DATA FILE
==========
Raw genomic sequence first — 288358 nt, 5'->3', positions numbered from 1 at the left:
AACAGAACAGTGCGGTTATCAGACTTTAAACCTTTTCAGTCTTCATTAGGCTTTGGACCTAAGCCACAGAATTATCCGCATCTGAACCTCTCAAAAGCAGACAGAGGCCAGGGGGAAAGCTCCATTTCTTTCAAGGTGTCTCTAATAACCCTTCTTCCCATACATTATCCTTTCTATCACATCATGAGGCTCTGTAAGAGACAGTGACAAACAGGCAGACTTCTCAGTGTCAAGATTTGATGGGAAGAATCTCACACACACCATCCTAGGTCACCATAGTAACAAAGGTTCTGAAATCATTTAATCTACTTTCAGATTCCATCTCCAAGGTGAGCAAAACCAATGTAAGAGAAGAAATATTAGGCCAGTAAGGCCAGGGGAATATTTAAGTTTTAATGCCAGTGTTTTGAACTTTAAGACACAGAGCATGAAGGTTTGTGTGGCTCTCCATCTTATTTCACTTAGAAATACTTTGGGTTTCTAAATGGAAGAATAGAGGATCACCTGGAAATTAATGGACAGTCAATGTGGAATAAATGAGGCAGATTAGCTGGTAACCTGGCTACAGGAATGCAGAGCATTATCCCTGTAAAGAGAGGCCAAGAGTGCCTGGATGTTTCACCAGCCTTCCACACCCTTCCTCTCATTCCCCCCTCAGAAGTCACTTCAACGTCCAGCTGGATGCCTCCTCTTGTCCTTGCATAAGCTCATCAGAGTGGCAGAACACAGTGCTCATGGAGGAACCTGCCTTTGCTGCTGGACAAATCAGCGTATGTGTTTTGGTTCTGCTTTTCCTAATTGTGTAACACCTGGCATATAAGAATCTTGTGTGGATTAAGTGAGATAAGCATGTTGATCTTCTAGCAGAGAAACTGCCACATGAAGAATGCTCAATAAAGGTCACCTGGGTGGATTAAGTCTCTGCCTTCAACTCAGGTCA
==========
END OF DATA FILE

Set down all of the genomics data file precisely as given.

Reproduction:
Raw genomic sequence first — 288358 nt, 5'->3', positions numbered from 1 at the left:
AACAGAACAGTGCGGTTATCAGACTTTAAACCTTTTCAGTCTTCATTAGGCTTTGGACCTAAGCCACAGAATTATCCGCATCTGAACCTCTCAAAAGCAGACAGAGGCCAGGGGGAAAGCTCCATTTCTTTCAAGGTGTCTCTAATAACCCTTCTTCCCATACATTATCCTTTCTATCACATCATGAGGCTCTGTAAGAGACAGTGACAAACAGGCAGACTTCTCAGTGTCAAGATTTGATGGGAAGAATCTCACACACACCATCCTAGGTCACCATAGTAACAAAGGTTCTGAAATCATTTAATCTACTTTCAGATTCCATCTCCAAGGTGAGCAAAACCAATGTAAGAGAAGAAATATTAGGCCAGTAAGGCCAGGGGAATATTTAAGTTTTAATGCCAGTGTTTTGAACTTTAAGACACAGAGCATGAAGGTTTGTGTGGCTCTCCATCTTATTTCACTTAGAAATACTTTGGGTTTCTAAATGGAAGAATAGAGGATCACCTGGAAATTAATGGACAGTCAATGTGGAATAAATGAGGCAGATTAGCTGGTAACCTGGCTACAGGAATGCAGAGCATTATCCCTGTAAAGAGAGGCCAAGAGTGCCTGGATGTTTCACCAGCCTTCCACACCCTTCCTCTCATTCCCCCCTCAGAAGTCACTTCAACGTCCAGCTGGATGCCTCCTCTTGTCCTTGCATAAGCTCATCAGAGTGGCAGAACACAGTGCTCATGGAGGAACCTGCCTTTGCTGCTGGACAAATCAGCGTATGTGTTTTGGTTCTGCTTTTCCTAATTGTGTAACACCTGGCATATAAGAATCTTGTGTGGATTAAGTGAGATAAGCATGTTGATCTTCTAGCAGAGAAACTGCCACATGAAGAATGCTCAATAAAGGTCACCTGGGTGGATTAAGTCTCTGCCTTCAACTCAGGTCA